After suffering their worst quarterly decline in a decade to close out 2018, stocks bounced back in the first quarter of 2019 and erased most of their losses. The large‑cap benchmarks ended within roughly 4% of the all‑time highs they established in September 2018, while the S&P MidCap 400 Index and small‑cap Russell 2000 Index remained 8% and 12% from their peaks, respectively. Reflecting improved sentiment and the return to a “risk on” environment, volatility—as measured by the Cboe Volatility Index (VIX)—moderated throughout the quarter. Conditions remain shaky and caution is warranted. Investors should pay close attention to policy-related risks when considering their allocations. Fluctuations in market cycles demonstrate the importance of diversification.See link below for performance of different asset classes over the last ten years.
Rate Concerns Fade, but Volatility Persists
So why did stocks rebound so sharply? In our view, much of the improved sentiment was driven by expectations of monetary policy. It’s clear now that the US Federal Reserve and European Central Bank aren’t about to put the brakes on by tightening monetary policy anytime soon. In addition, last year’s downturn reflected fears that some of the biggest challenges to the market would culminate in bad outcomes. The recovery suggests that investors felt the drawdown had gone too far. Now, global equities have nearly come full circle, and valuations are back close to similar levels seen at the end of September.
Despite the rebound, plenty of concerns remain unresolved. In late March, the inversion of part of the US yield curve and weakening European economic indicators added to anxieties about the global economy. China’s slowdown, trade wars and Brexit are still casting a shadow over markets.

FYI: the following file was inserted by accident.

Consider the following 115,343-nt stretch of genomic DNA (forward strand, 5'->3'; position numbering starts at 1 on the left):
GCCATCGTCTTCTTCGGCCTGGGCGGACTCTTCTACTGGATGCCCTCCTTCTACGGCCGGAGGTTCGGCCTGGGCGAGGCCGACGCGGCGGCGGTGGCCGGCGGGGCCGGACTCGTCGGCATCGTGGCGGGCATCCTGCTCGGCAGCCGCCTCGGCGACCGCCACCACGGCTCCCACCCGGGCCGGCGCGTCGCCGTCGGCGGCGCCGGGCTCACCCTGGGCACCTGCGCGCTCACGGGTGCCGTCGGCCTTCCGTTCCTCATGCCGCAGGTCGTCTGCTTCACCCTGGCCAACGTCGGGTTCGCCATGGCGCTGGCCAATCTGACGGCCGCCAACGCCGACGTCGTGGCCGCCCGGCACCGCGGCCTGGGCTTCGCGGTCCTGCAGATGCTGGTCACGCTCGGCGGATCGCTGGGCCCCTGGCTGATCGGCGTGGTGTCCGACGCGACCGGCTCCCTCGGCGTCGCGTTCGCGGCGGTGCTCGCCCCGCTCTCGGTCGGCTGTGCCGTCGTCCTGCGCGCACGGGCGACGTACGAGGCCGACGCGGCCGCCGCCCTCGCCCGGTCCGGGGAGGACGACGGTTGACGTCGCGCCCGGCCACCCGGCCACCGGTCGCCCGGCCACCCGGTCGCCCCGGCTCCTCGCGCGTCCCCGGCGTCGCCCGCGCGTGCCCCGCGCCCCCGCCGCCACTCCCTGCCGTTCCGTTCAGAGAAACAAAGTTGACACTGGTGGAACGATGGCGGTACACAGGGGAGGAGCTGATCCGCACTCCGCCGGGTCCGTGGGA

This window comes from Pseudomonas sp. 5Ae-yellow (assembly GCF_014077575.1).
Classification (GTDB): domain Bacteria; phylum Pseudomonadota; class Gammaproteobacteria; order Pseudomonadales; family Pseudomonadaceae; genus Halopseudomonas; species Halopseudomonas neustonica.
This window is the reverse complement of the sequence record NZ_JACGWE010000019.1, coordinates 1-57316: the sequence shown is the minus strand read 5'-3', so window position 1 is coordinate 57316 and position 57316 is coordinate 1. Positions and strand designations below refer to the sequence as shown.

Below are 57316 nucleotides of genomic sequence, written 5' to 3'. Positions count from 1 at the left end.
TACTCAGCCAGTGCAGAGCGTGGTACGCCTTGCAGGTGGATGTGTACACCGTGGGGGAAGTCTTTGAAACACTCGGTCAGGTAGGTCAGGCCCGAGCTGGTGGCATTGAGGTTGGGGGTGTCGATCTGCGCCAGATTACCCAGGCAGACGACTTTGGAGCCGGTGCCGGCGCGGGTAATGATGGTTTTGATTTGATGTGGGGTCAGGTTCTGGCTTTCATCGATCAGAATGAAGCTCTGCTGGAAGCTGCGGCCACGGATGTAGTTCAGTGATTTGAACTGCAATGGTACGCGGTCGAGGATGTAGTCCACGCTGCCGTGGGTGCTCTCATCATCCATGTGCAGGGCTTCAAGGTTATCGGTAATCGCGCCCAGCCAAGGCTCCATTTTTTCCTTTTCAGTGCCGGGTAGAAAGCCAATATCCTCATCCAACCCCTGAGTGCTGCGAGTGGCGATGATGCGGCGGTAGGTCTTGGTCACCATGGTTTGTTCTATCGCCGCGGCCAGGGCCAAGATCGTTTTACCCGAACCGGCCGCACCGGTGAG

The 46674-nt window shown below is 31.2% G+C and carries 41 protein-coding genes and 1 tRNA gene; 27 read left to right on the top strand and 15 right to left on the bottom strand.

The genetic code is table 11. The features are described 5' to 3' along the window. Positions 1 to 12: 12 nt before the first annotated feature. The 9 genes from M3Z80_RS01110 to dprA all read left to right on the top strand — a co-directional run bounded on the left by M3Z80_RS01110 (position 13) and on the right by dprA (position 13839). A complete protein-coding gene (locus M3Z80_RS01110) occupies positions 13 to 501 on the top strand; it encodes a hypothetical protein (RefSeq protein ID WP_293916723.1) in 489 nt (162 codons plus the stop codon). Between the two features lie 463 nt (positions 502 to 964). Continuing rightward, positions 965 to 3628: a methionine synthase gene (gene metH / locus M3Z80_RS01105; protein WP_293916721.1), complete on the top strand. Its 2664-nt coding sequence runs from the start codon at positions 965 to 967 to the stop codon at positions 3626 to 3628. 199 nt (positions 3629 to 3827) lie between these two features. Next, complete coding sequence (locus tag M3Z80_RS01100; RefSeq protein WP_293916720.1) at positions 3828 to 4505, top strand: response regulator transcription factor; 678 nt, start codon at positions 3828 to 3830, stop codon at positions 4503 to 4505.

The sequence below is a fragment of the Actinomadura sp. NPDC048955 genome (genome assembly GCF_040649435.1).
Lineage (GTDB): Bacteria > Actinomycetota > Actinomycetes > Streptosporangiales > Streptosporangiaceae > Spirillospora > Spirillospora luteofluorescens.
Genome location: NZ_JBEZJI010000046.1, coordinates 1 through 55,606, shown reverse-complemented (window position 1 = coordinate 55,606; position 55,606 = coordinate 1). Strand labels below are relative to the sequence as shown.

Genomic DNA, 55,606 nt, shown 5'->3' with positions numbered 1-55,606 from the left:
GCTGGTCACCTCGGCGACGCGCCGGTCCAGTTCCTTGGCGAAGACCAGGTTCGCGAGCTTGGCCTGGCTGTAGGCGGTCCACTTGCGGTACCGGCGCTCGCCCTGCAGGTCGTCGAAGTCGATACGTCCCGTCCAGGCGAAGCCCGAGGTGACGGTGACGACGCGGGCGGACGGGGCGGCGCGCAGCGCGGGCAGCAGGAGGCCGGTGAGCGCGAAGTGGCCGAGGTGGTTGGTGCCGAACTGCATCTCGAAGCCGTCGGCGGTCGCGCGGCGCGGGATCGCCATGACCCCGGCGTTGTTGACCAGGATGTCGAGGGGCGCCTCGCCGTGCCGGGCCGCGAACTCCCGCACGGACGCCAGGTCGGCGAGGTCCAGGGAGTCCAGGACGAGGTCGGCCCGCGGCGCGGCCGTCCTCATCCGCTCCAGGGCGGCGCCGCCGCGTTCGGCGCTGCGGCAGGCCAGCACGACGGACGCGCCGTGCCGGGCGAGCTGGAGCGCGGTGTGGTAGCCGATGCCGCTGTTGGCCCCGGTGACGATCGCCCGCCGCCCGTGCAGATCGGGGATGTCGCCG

This helps explain why the ride back up hasn’t been smooth. During the first three months of the year, global stocks rose or fell more by at least 1% on six separate days (Display below, left). At this pace, the level of volatility this year might be similar to 2018. In our view, with so many unresolved issues hanging over the global economy, investors should prepare for further volatility.
Earnings Outlook Weakens
During most of the first quarter, investors shrugged off the risks. In fact, even as stocks moved up, the earnings outlook has weakened (Display above, right) and earnings revisions moved down across all regions and most sectors. At the beginning of the year, global earnings were expected to advance by 7.2% in 2019, according to consensus estimates. By quarter end, that forecast had fallen to 5.6%.
Weakening earnings are adding to signals that the end of the macroeconomic cycle may be near. Perhaps, after a decade of steady GDP growth following the global financial crisis, a slowdown or recession is imminent. Key indicators of global growth such as the Purchasing Managers’ Index and industrial production have been weakening in both developed and emerging markets.
However, our outlook is somewhat more optimistic than the consensus opinion. While a mild downturn is possible, we see a more likely case that economic growth in the US slows but stays positive—potentially for several more years—given benign Fed policy; strong trends in employment, wages, and consumer balance sheets; and the absence of meaningful late-cycle buildups in the industrial economy. We also expect Europe will avoid a recession.
We’re actively monitoring for the buildup of excesses that typically precede a crisis, such as during the technology bubble or the US housing boom. These types of imbalances would trigger a nasty correction in markets and economies, but we are not seeing any danger signs at this point.
Broadening Perspectives on Risk